VIDEO: ASEE President Bev Watford on Priorities for 2017-2018
brief interview from the ASEE Annual Conference and Exposition

Research and Development

NSF Awards Georgia Tech Grant To Establish Center For Cell Manufacturing Technologies.

The Atlanta Journal-Constitution Share to FacebookShare to Twitter (9/12, Stirgus) reports the National Science Foundation awarded Georgia Tech a $20 million research grant to establish a new Center for Cell Manufacturing Technologies. Some of the research will also be conducted at the Georgia Tech Marcus Center for Therapeutic Cell Characterization and Manufacturing. Georgia Tech will collaborate with the private sector and Emory University, the University of Georgia, and several other institutions to “develop technology to produce at lower costs therapeutic cells that can be used for more patients worldwide.” Georgia Tech will also use the funds “to train more people to do bio-manufacturing work,” which has been hindered by a “lack of a highly-trained bio-manufacturing workforce.” The Journal-Constitution says the “grant comes as Tech and several other Georgia research colleges and universities have raised concerns about possible reductions in research funding by the Trump administration.”

The Atlanta Business Chronicle Share to FacebookShare to Twitter (9/12, Subscription Publication) also reports on the NSF grant, and says examples of some of the “highly promising therapies” to be developed and researched at the new center “include T cell-based immunotherapies for blood cancers and a gene-modified stem cell therapy recently approved in Europe for a form of the so-called ‘bubble boy’ syndrome.”

Healthcare Industry Intrigued By Diagnostic Potential Of Artificial Intelligence.

The Wall Street Journal Share to FacebookShare to Twitter (9/12, Parmar, Subscription Publication) reports that deep-learning artificial intelligence has the potential to greatly increase the accuracy of medical diagnoses, and many companies throughout the healthcare industry are attempting to develop the technology.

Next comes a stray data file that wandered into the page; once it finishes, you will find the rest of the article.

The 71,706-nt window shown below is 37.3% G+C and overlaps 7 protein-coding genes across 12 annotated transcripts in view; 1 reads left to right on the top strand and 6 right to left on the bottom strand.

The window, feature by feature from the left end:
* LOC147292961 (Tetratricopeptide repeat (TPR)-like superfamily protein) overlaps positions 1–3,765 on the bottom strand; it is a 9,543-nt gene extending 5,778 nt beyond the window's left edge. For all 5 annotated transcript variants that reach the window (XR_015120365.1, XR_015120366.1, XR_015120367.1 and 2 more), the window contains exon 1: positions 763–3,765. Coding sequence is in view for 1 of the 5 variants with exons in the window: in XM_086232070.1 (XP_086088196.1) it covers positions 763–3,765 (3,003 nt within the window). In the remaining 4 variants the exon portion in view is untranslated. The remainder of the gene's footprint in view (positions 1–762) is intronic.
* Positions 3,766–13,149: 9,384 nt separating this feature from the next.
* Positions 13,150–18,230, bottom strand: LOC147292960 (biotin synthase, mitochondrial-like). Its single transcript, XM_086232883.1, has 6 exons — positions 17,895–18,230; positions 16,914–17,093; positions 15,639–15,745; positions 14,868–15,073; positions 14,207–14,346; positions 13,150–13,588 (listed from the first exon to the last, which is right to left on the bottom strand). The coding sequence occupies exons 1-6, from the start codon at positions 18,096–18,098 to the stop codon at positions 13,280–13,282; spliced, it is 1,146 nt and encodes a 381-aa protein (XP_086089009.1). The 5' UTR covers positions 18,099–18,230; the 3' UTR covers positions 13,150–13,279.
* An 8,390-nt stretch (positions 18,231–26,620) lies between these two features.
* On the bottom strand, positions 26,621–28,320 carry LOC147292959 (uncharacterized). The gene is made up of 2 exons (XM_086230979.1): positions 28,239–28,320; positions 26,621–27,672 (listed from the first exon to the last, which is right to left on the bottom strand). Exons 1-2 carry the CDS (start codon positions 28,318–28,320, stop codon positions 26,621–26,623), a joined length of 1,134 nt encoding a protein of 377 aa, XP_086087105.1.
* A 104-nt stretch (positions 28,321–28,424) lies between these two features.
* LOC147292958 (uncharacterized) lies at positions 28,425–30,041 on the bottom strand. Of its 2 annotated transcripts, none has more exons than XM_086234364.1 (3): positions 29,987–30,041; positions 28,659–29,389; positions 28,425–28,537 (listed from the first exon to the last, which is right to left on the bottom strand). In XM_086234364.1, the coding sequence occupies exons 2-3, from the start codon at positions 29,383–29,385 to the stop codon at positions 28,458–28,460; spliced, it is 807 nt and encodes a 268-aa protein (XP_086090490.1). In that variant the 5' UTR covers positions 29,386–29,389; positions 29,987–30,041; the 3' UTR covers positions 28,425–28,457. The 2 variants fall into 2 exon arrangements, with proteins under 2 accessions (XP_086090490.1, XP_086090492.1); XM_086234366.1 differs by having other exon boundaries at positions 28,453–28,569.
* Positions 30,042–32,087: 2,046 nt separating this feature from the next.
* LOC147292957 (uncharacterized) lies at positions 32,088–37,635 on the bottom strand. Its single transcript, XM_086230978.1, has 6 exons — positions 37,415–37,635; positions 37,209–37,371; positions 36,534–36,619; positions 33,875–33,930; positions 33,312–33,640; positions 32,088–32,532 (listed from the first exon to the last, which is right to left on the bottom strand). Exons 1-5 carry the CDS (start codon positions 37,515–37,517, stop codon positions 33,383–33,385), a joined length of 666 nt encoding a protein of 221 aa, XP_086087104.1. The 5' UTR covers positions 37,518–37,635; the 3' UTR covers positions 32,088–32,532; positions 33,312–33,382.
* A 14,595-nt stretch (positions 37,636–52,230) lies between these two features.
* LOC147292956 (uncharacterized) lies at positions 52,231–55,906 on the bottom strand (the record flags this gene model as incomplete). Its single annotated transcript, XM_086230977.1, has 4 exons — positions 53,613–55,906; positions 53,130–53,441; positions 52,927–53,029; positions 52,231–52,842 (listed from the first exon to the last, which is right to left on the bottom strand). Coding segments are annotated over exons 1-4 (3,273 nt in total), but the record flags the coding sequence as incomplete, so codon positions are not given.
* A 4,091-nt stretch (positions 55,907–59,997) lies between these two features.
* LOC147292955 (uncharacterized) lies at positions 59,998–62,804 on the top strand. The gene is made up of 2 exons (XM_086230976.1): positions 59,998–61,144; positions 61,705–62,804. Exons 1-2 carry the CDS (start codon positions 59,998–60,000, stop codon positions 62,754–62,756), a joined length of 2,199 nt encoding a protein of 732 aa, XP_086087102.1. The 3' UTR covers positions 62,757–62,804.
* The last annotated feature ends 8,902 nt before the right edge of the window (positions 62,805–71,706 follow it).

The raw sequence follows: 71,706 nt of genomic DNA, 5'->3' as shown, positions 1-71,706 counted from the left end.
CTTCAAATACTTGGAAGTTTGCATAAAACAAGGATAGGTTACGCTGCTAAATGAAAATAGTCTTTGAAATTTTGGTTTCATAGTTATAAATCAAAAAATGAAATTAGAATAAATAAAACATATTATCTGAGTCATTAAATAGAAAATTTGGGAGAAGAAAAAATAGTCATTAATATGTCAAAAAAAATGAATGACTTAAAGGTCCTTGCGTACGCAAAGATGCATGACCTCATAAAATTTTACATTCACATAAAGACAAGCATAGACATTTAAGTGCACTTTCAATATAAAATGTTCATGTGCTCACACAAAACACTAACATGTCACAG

Researchers Working On Various Ways To Improve Diagnoses. In a separate article, the Wall Street Journal Share to FacebookShare to Twitter (9/12, Landro, Subscription Publication) details several of the most encouraging ways researchers are attempting to minimize misdiagnoses, including establishing computerized tracking systems and large-scale information sharing networks.

Medical Professionals See Innovation In 3-D Printing For Healthcare.

The Wall Street Journal Share to FacebookShare to Twitter (9/12, McConnon, Subscription Publication) reports medical professionals are turning to 3-D printing for treatment research and development as well as surgery planning and medication creation. Research institutions such as the Mayo Clinic are relying on 3-D printing as manufacturers develop healthcare-specific technology to support medical researchers’ needs.

Texas A&M Receives NSF Grant To Research Urban, Rural Health Disparities.

The Houston Chronicle Share to FacebookShare to Twitter (9/12, Ellis) reports the National Science Foundation awarded Texas A&M University with a $35 million grant to research ways to improve upon healthcare access and general health for underserved populations in both urban and rural settings, in part by establishing a new engineering research center with $19.75 million of the grant. According to the Chronicle, “Rice University, Florida International University and the University of California at Los Angeles will also participate in the research team, which will be based at a Texas A&M facility.” The Dallas Morning News Share to FacebookShare to Twitter (9/12, Cobler) also provides coverage.

Lockheed Martin Unveils New UAS During DSEI Event.

Military & Aerospace Electronics Share to FacebookShare to Twitter (9/12) reports Lockheed Martin unveiled a new unmanned aircraft system (UAS) during this year’s Defense Security Equipment International (DSEI) event in London. The device, know as the Outrider, is a “lightweight, canister-launched UAS designed by engineers at Lockheed Martin U.K.’s Havant facility in partnership with Wirth Research, an engineering company specializing in aerodynamics and composite materials.”

Scientists Develop Report Outlining Research Goals For Building Microbiomes.

MedPage Today Share to FacebookShare to Twitter (9/12, Frieden) reports an analysis from the National Academies of Sciences, Engineering, and Medicine examines how buildings present micriobiomes that impact human health. The “Microbiomes of the Built Environment: A Research Agenda for Indoor Microbiology, Human Health, and Buildings” report “discusses what is currently known about the impact on human health of microbiomes in built environments, interventions that can be used to reduce the presence of hazardous microbiomes, and the gaps in knowledge that need to be filled,” and also offers “a vision for the future and a suggested research agenda.” One report author said researchers would benefit from support from the National Institutes of Health.

National Science Foundation Awards Boston University $20 Million To Create Personalized Heart Tissue.